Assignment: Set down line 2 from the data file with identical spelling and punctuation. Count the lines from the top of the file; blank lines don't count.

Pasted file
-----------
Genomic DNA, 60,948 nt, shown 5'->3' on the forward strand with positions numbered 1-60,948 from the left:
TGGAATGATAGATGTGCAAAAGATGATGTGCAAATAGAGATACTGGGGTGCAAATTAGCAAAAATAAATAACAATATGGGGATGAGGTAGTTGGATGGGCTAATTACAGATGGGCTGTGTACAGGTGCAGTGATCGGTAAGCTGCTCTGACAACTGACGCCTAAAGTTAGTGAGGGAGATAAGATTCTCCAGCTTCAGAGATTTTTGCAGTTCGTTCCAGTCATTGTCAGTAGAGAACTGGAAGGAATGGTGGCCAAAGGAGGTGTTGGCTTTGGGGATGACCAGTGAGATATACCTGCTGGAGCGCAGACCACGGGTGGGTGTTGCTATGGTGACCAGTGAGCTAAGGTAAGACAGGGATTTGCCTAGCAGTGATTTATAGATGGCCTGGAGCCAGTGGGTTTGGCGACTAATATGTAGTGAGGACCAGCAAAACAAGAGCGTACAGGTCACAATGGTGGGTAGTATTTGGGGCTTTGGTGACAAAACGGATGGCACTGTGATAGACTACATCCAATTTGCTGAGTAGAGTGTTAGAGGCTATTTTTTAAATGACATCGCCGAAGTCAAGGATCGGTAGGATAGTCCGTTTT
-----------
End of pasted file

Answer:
TGGAATGATAGATGTGCAAAAGATGATGTGCAAATAGAGATACTGGGGTGCAAATTAGCAAAAATAAATAACAATATGGGGATGAGGTAGTTGGATGGGCTAATTACAGATGGGCTGTGTACAGGTGCAGTGATCGGTAAGCTGCTCTGACAACTGACGCCTAAAGTTAGTGAGGGAGATAAGATTCTCCAGCTTCAGAGATTTTTGCAGTTCGTTCCAGTCATTGTCAGTAGAGAACTGGAAGGAATGGTGGCCAAAGGAGGTGTTGGCTTTGGGGATGACCAGTGAGATATACCTGCTGGAGCGCAGACCACGGGTGGGTGTTGCTATGGTGACCAGTGAGCTAAGGTAAGACAGGGATTTGCCTAGCAGTGATTTATAGATGGCCTGGAGCCAGTGGGTTTGGCGACTAATATGTAGTGAGGACCAGCAAAACAAGAGCGTACAGGTCACAATGGTGGGTAGTATTTGGGGCTTTGGTGACAAAACGGATGGCACTGTGATAGACTACATCCAATTTGCTGAGTAGAGTGTTAGAGGCTATTTTTTAAATGACATCGCCGAAGTCAAGGATCGGTAGGATAGTCCGTTTT